Why is the Zondo commission sitting in a Tiso Blackstar building? asks EFF


JOHANNESBURG – Why would you hold an investigation into state capture by the Gupta family – who owned ANN7 and The New Age and used those media houses to further their corrupt activities – in a building owned by Tiso Blackstar, the owners of among others, Business Day and Sunday Times?

This was the question raised by EFF spokesperson Mbuyiseni Ndlozi in an interview with the SABC’s Leanne Manas on Tuesday morning.

“It turns the commission into a Mickey Mouse,” said Ndlozi.

“Wasn’t there a public building? Even if it’s a court, even if it’s the Constitutional Court – under places that are owned by the state; that are owned by the public; where the Zondo commission could have been constituted and held?” asked Ndlozi.

Ndlozi insisted that attempts to link his party to the collapsed VBS Mutual Bank were just “an attempt to divert attention” from the issue of the commission which is “investigating media houses sitting at the headquarters of Tiso Blackstar.”

Ndlozi’s comments come after EFF leader Julius Malema last week also ripped into Tiso Blackstar and the Zondo Commission while addressing a crowd outside the Tiso Blackstar building in Parktown, Johannesburg.

Malema claimed that the owners of the Tiso Blackstar were in cahoots with Pravin Gordhan “the state capture enabler”.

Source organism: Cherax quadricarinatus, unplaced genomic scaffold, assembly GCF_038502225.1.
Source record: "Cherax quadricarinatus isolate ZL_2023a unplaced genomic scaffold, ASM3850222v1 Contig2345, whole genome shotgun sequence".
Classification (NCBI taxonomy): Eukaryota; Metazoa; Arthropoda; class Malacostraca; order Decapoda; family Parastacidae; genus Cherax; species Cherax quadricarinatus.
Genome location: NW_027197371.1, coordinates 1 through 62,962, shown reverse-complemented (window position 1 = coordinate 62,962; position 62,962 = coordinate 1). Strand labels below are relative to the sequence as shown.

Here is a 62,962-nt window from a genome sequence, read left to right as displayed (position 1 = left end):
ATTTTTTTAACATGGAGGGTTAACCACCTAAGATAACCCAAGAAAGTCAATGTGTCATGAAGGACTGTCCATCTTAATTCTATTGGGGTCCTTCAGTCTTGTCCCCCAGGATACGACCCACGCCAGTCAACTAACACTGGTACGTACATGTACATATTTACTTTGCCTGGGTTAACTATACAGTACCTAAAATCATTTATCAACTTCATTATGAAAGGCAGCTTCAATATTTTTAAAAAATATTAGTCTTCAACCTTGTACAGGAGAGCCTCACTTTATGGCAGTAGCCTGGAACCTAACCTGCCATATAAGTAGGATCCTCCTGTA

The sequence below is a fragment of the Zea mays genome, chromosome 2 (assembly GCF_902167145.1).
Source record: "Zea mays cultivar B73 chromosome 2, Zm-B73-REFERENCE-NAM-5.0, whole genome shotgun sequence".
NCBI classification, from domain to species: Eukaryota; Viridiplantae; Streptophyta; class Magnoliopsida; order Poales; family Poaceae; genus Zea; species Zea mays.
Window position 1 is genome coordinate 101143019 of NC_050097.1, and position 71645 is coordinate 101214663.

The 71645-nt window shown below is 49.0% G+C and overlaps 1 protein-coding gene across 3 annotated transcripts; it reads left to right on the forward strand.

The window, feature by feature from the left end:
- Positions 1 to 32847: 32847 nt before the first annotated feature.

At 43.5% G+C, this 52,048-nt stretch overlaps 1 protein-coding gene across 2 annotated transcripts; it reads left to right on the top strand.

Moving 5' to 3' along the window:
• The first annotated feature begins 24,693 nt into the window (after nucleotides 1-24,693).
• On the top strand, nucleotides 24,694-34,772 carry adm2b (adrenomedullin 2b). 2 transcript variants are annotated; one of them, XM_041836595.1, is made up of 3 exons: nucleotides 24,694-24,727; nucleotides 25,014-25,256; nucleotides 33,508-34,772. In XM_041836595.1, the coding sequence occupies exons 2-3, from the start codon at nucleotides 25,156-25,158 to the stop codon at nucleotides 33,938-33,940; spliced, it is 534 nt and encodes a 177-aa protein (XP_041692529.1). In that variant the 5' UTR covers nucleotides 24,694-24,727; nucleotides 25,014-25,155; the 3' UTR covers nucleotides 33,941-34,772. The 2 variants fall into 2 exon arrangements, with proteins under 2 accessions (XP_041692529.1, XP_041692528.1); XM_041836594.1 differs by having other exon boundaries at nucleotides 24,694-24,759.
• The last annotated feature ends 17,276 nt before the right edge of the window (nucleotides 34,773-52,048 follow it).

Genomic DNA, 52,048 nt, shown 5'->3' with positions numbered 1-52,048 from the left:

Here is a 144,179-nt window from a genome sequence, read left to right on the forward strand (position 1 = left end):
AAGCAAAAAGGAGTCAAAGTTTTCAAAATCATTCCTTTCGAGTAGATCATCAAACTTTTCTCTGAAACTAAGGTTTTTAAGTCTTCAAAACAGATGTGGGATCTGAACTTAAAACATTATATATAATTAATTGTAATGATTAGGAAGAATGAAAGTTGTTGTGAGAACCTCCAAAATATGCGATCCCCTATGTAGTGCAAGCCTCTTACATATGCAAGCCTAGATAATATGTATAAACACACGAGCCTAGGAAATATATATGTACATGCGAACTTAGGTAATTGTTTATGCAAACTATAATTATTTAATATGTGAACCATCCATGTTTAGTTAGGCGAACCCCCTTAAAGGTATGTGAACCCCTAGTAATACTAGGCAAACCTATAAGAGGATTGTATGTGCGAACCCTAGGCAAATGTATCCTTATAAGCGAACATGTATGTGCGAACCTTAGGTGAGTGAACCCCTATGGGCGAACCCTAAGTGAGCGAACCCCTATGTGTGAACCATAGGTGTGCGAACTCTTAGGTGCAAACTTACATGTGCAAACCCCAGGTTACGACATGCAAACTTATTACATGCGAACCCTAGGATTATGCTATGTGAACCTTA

“When we defended this commission in court, this is not what we envisioned. A commission that takes place in an expensive building, when judges always mention a waste of state resources in their judgments? Why didn’t the chairperson of this commission not encourage them to go look for a government hall?” asked Malema.

He further commented: “Why is Zondo and the whole commission not saving us money if they care about us? I never imagined the commission in a luxurious building. I fought for this commission, I never imagined it costing taxpayers millions of rands.”

In early November, Independent Media reported that a subsidiary of Tiso Blackstar is profiting from leasing out a building to the Zondo Commission for a contract worth an estimated R3 million. It was also alleged that the process did not go out to tender.

The contract with the subsidiary was scheduled for 24 months with an option to renew should the work of the commission continue beyond the lease term.


The story first appeared on IOL